The inventors who developed the technology and techniques that led us to this extended metaphor did not commercialize their work. In the efforts to not die penniless, they start raising money for their own Basins and proprietary axes, hoping to break some other section of the dam.
So we have a bunch of people still cracking away at the dam, doing the Universe’s work of focusing their efforts on freeing up water trapped behind the dam. But a growing number of people conflate the phrase “dams can be broken” with “dams will be broken;” as a result, many people try to maximize their personal/group profit in lieu of maximizing the chance of any profit for all participants in this exercise.
The water in this metaphor is money (think "liquidity"). The dam is the mythical “mass adoption” moment (0–1, or a chasm), and breaking that dam is crossing that threshold and achieving hockey stick growth.
A given dam can be seen as a market, pickaxers can be seen as companies attempting to tap into new markets, and Basins can be seen as their investors, advisors, or supporters. There’s an argument that because we don’t know how much water is behind the dam until it’s completely been broken, that markets can quickly run dry.
With most historic innovations, product-market fit drove innovation and new industries. In the case of the Crypto Dam, Satoshi arguably found and broke a chunk of the Dam with Bitcoin. I believe that Bitcoin had product-market fit among a group of market participants with the skills and agency to improve the product. The fact that Satoshi disappeared adds to the agency and potential immortality of the project: if they were a public figure, they’d have been arrested/disappeared. If we contrast that with the many public-facing figures who developed the academic techniques (, zero-knowledge proofs, one can see how and why they’d throw their hat in the ring in order to contribute to society and receive compensation. Otherwise, people are getting rich off of their academic labor.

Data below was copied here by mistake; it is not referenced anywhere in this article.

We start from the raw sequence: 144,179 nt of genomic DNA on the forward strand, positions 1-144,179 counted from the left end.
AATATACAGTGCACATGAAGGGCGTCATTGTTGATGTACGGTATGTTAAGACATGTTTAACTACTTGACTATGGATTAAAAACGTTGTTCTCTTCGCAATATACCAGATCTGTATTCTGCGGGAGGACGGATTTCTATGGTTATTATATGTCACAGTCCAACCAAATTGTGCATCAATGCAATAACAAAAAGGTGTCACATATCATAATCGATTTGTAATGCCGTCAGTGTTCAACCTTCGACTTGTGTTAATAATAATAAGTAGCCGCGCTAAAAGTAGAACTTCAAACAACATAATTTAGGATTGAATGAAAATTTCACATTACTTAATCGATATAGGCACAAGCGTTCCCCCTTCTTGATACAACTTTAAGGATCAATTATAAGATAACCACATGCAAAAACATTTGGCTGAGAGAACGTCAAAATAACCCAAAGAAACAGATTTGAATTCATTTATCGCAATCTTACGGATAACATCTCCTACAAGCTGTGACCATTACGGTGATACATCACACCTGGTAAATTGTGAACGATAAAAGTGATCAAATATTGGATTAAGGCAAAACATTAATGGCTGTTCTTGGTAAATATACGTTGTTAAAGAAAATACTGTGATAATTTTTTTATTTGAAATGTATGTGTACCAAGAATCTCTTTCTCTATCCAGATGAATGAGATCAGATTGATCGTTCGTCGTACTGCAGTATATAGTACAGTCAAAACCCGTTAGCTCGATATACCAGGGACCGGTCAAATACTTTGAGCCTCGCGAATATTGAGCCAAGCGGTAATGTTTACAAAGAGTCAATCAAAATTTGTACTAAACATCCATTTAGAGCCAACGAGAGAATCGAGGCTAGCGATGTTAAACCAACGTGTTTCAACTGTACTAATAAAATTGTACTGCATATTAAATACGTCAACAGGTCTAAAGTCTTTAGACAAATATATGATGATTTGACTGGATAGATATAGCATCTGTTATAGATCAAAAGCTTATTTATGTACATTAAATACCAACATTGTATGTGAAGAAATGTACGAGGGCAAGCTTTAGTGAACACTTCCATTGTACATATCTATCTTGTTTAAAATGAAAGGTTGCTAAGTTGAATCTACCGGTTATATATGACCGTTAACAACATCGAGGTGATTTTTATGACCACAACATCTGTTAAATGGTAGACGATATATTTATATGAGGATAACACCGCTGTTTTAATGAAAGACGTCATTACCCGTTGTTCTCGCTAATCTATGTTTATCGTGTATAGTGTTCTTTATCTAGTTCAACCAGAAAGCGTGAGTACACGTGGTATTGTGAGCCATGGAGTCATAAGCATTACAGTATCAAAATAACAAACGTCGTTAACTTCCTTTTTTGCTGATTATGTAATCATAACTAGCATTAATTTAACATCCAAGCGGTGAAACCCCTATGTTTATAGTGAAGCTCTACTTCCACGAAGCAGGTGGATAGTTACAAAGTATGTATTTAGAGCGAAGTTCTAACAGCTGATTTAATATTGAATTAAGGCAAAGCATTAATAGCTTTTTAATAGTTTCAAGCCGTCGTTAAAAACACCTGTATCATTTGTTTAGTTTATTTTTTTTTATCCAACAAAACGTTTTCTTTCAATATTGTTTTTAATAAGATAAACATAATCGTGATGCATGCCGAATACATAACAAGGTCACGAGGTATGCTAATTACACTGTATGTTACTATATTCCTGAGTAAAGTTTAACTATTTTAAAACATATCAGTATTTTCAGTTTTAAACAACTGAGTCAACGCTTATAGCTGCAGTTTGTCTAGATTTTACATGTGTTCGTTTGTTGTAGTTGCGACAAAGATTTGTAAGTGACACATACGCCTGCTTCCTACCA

Basins (funds) are pools of money with fiduciary duties and compensatory incentives to make a return (in most cases). As such, it gets tricky (read: lawsuit-worthy) to justify people building a really interesting distributed ledger if there isn’t a reasonably certain value accrual mechanism. FOSS is hard to monetize, and equity is reasonably illiquid when you look at tokens. As such, investors are incentivized to invest in tokens, as they don’t want to get sued for breach of fiduciary duty. While it’s easy to reduce the efforts that investors and funds play in the metaphor and in modern markets, real-world innovation and metaphorical damn breaking would move at a snail’s pace without pickaxers (builders, entrepreneurs, FOSS developers and maintainers, etc. unlocking value) being funded.